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Ham operators test emergency equipment

If disaster hits, who is there to call?
“Hams” from across Unicoi County celebrated the conclusion of Amateur Radio Week, sponsored by the American Radio Relay League (ARRL), on Saturday, June 27, with the annual Ham Radio Field Day at the Tennessee welcome center off the Clear Branch exit in south Unicoi County.
From noon to midnight, radio enthusiasts set up shop outside the facility and put their equipment to use. Even a bit of non-radio interference from Mother Nature couldn’t stop the day, according to Ken Johnson of the Unicoi County Amateur Radio Association.
“You should have seen us trying to set up,” Johnson said light-heartedly about the rain showers that hit Erwin on Saturday.
Johnson was joined by other radio users at the event with his “go box” and a radio tower positioned in the parking lot to help send waves to other “hams.”
“It has HF (high frequency) and UHF (ultra high frequency),” Johnson said. “We make contacts around the country. If you’re lucky, you can pick up around the world at the same time.”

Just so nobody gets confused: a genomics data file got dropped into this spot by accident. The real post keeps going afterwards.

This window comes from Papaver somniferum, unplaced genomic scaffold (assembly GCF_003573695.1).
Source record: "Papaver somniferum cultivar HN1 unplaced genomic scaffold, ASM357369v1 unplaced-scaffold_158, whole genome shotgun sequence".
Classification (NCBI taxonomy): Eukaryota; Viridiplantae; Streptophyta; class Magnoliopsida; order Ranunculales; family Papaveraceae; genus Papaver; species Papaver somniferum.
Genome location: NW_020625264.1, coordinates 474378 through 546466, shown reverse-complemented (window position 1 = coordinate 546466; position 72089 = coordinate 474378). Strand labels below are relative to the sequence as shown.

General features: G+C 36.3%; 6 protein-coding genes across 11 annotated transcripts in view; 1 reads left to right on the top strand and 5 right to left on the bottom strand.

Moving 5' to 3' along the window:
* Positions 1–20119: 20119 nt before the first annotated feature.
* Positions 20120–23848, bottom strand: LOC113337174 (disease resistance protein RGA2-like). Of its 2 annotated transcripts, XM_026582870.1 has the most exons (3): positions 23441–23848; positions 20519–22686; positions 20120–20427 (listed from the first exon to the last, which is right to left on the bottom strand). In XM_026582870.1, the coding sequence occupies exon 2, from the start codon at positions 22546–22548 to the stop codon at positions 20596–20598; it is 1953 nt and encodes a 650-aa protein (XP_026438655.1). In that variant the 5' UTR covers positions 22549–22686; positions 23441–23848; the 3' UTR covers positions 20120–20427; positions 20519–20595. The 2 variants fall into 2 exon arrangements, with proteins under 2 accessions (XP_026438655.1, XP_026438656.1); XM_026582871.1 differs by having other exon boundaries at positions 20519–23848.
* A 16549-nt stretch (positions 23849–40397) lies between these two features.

Ham radios provide an important role in the case of an emergency, Johnson added. Radio operators are the backup communications for different emergencies.
“Not if, but when,” Johnson said. “We can communicate mobile to mobile, mobile to base … We have a fairly easy setup.”
Johnson also said that the mountainous terrain could add a struggle in a worse case scenario for communication from the sheriff’s department.
“With us going HF, we can help the sheriff’s department communicate,” he said. “That is part of our credo for public service.”
The process of obtaining the proper knowledge for working a ham radio comes from a one-day course with a bevy of studying, according to Johnson.
“It is really easy,” he said. “There is a one-day class offered every quarter that happens in Elizabethton. You start from 8 a.m. and by 4:30 p.m. you know whether or not you have your license. The class is free and the test in $15. That gives you your tech license. You can do the same for other licenses. Ham radio is just a lot of fun.”
The Unicoi County Radio Association takes pride in the event, Johnson added, and looks forward to the field day each year.
“We are a fairly new club,” Johnson said. “We’ve been in existence since 2010. We’re a small organization … We have 18 members, but we have a good time. This is something we really enjoy. Just last weekend, we had a convention in Erwin and we had ham radio operators from all over the United States, British Columbia … one from Vancouver.”
The ARRL Amateur Radio Emergency Services program allows ham volunteers to provide communication for state and local emergency and non-urgent community services free of charge.
Visit ucara.org for more information on ham radios and the local club.